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Cowper’s Gland Fluid, Location, Histology, Radiology & More

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Cowper's Gland

Cowper’s Gland is a small gland in the human male reproductive system. This exocrine gland helps to save sperm cells from the acidity of urine. The function of this gland was first identified by a medical scientist William Cowper. That’s how this gland got the name Cowper’s gland. It is also known as bulbourethral gland.

Cowper’s Gland Fluid

Cowper’s Gland helps to produce a colourless and odourless lubricant fluid called pre-seminal fluid which is otherwise known as pre-ejaculatory fluid. This fluid is secreted during the time of penis erection and it passes out through urethral opening. It acts as a lubricant by spreading on the surface of the penis and glans to reduce the friction of male and female genitals during the time of sexual intercourse. It also helps to minimize the acidity range of urine which is present in urethra thus it will help sperm to pass safely while ejaculation.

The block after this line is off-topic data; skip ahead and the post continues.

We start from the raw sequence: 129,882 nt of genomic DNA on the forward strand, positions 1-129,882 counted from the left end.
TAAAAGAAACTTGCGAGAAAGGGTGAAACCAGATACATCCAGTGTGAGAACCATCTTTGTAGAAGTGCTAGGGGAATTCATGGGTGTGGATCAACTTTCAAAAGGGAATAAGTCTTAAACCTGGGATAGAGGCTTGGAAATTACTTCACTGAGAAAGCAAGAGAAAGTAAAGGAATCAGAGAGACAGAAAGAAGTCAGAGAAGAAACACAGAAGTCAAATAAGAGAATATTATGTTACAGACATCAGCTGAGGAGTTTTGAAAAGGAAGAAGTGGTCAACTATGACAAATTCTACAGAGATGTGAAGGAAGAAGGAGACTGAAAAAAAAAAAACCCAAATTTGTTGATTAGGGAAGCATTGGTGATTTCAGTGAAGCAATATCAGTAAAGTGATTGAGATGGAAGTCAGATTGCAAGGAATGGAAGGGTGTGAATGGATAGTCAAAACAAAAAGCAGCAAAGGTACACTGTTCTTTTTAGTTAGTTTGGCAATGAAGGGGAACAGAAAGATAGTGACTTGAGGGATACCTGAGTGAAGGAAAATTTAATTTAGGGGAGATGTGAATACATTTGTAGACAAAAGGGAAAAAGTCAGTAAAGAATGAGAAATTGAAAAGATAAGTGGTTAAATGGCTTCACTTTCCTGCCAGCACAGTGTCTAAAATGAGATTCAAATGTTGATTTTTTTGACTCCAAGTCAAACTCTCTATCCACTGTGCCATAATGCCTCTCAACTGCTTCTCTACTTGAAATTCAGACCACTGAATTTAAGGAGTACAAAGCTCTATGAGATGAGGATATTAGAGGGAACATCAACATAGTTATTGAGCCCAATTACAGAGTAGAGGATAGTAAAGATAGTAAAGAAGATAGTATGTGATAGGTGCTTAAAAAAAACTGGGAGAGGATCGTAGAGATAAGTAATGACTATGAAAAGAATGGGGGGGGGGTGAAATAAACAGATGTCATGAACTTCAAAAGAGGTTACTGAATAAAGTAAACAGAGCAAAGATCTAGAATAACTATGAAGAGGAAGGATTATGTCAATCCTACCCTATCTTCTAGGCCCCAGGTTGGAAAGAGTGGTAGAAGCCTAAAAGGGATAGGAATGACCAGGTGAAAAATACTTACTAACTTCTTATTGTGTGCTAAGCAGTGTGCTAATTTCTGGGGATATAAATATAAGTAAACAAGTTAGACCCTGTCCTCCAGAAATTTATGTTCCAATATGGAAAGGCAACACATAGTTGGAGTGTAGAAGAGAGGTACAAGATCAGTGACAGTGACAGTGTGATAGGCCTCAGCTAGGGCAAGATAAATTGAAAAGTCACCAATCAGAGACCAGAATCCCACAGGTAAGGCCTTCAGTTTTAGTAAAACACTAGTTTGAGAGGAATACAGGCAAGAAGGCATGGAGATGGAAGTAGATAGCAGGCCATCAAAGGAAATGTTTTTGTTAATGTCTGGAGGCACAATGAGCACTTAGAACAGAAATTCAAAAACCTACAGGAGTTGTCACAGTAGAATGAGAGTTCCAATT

Cowper’s Gland Location

It is located on the top backside of the scrotum, in other words, located below the prostate gland. This gland is surrounded by a tissue called spongiosus tissue. This gland contains cowper’s duct which helps to connect cowper’s gland into the urethra.

Cowper's Gland
Cowper’s Gland Location
Cowper's Gland
Cowper’s Gland Histology
Cowper's Gland
Cowper’s Gland Radiology

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